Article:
Does anyone have inforamtion about the external ballistic characteristics of the .405 XM-75 10x43 Spotter cartridge? Would it make a good cartridge for a semi-automatic rifle? Thanks
There is some information (but not external ballistic) given on page 100 of the 1968 Frankford Arsenal ammunition pamphlet I recently posted here. But what would be the advantage over using a caliber already available (as both ammunition and AR-15 style rifles) such as the .450 Bushmaster if one wishes a large diameter, heavy bullet? I understand it’s great for use on Texas feral hogs. I’ve fired it some (and have a box of the first production run of the Hornady ammunition from about 2007) but not at anything living. See cheaperthandirt.com/45852-5.html for .450 ballistic information.
I didn’t notice, but the .405 Spotter cartridge is stated to use the high pressure-low pressure design, I guess sort of like the rounds used the M79/M205 grenade launcher.
Probably no advantage to .405 Spotter over .450 Bushmaster at all. But, I wouldn’t really know until I found out what were the.405 Spotter’s ballistics. Mainly just speculation. Thanks
I don’t know the ballistics, but the belted case would require rather steeply-curved magazines.
Muzzle velocity with the spotter pistol was 950 fps / 289.56 m/s (new cartridge: 820 fps / 249.936 m/s) with a 9.5" / 24.1 cm barrel lenght.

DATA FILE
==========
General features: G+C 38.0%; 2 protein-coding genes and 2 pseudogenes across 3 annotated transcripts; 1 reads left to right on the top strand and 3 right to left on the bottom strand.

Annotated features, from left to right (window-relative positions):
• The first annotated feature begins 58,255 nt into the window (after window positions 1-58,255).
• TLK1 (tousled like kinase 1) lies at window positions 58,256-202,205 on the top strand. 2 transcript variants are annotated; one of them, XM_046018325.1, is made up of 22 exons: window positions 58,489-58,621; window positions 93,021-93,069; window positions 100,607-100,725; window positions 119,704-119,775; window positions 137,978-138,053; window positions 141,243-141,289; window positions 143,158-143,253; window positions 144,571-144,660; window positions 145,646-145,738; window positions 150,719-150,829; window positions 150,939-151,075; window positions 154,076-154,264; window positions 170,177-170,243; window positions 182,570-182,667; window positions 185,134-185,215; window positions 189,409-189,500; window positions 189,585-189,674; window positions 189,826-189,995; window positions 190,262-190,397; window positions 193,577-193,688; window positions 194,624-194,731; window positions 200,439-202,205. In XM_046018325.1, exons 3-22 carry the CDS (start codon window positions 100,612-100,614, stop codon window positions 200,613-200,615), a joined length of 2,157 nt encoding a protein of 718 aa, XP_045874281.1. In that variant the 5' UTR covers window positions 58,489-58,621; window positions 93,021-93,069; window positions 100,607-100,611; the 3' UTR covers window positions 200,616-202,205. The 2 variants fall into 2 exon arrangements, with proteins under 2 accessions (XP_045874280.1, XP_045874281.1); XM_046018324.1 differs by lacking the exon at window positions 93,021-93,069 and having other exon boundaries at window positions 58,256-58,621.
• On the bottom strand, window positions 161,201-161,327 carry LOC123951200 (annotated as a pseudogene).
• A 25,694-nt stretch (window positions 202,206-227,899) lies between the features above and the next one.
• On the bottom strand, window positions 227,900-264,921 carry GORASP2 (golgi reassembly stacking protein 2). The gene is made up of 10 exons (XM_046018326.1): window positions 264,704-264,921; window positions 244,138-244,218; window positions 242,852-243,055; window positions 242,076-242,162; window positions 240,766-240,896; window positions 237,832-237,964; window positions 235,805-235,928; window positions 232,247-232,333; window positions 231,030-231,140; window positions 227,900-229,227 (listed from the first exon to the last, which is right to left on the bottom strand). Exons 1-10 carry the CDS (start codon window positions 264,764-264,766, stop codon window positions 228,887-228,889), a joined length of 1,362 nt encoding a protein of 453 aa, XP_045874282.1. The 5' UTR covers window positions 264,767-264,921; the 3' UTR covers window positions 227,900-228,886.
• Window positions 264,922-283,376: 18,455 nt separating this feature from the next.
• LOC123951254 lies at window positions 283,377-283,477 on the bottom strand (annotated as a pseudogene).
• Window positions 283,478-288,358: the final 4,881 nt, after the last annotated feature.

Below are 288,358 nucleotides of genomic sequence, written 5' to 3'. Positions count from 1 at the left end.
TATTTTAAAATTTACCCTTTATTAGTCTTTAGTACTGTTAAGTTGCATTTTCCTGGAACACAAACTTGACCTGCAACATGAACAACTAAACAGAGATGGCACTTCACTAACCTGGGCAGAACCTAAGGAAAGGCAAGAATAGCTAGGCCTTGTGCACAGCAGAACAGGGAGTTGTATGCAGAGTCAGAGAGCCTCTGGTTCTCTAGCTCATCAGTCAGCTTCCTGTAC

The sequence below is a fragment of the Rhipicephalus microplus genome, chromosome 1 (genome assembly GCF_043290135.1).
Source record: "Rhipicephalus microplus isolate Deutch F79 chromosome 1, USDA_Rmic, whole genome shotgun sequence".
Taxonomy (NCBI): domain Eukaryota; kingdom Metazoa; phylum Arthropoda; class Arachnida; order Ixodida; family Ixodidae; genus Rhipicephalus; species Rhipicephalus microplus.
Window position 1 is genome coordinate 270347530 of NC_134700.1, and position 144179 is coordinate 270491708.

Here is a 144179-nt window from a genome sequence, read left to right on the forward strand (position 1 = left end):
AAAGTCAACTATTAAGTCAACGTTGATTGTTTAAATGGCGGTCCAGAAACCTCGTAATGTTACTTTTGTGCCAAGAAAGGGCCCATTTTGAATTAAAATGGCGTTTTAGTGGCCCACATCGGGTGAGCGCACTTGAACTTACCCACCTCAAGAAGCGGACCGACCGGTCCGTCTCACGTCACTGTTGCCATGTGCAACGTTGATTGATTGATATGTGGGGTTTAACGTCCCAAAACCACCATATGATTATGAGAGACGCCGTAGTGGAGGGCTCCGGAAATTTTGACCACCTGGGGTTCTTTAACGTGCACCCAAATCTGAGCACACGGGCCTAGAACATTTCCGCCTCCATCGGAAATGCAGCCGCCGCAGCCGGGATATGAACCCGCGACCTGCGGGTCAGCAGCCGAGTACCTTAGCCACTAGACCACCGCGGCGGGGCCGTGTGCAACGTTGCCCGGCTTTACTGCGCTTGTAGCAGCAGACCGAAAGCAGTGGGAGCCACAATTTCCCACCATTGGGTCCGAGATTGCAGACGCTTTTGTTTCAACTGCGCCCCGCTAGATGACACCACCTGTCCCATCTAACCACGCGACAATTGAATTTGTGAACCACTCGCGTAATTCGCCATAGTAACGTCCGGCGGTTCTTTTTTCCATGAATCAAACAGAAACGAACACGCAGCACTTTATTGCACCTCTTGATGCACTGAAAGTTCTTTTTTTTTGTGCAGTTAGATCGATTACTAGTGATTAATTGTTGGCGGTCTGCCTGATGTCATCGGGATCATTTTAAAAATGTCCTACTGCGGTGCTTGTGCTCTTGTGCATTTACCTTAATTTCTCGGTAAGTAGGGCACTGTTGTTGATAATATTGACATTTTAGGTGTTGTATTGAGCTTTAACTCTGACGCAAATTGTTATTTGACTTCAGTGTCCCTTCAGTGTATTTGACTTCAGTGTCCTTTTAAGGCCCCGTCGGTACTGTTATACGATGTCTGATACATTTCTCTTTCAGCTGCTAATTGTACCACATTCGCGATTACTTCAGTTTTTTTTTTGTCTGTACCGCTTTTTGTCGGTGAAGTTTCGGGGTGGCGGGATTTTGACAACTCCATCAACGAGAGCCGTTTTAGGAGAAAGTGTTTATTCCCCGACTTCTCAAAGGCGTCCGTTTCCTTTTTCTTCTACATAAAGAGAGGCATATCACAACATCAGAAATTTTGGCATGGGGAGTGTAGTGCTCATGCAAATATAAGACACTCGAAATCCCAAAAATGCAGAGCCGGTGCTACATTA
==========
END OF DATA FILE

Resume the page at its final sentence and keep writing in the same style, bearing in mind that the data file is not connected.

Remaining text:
Commonly found .405 Spotter cartridges do not have the high-low pressure system of later models (mid to late 1960).
What was this spotter cartridge used with? I assume as an auxiliary to some (or several) larger-caliber weapon(s).
Dennis, it was originally designed for the Super-PAT spotting pistol for the 90mm T234 recoilless rifle but it was finally tested with the XM14 spotting pistol for use on the M67 90mm recoilless Rifle. The “pistol” designation was probably chosen beacuse the “rifle” term was already applied to the recoiless gun.
Correct me if I am wrong - The ballistics of the original spotter load would have been developed to suit the trajectory of the larger weapon it was attached to. So this may have actually been well below the potential ballistics of the spotter cartridge.
The first thing that came to mind was a recoil-less rifle, but I know little about those. The idea was to get on target with the spotter rounds, and when a hit was made, then immediately fire the larger weapon. The trajectory match would have to be close out to the maximum range of the larger caliber weapon, therefore the spotting cartridge must be loaded with a suitable projectile and powder charge to achieve that, rather than to achieve maximum velocity. Would be nice to see a sectioned spotter cartridge case with the high-low design feature.
950 fps from a 9.5 inch barrel. What bullet weight for the .405 Spotter?
Use of a Hi-Low pressure system, as mentioned, also shows it is a low power cartridge, because this system is used to make sure that a tiny propellant load (in relation to case volume) burns in a consistent way.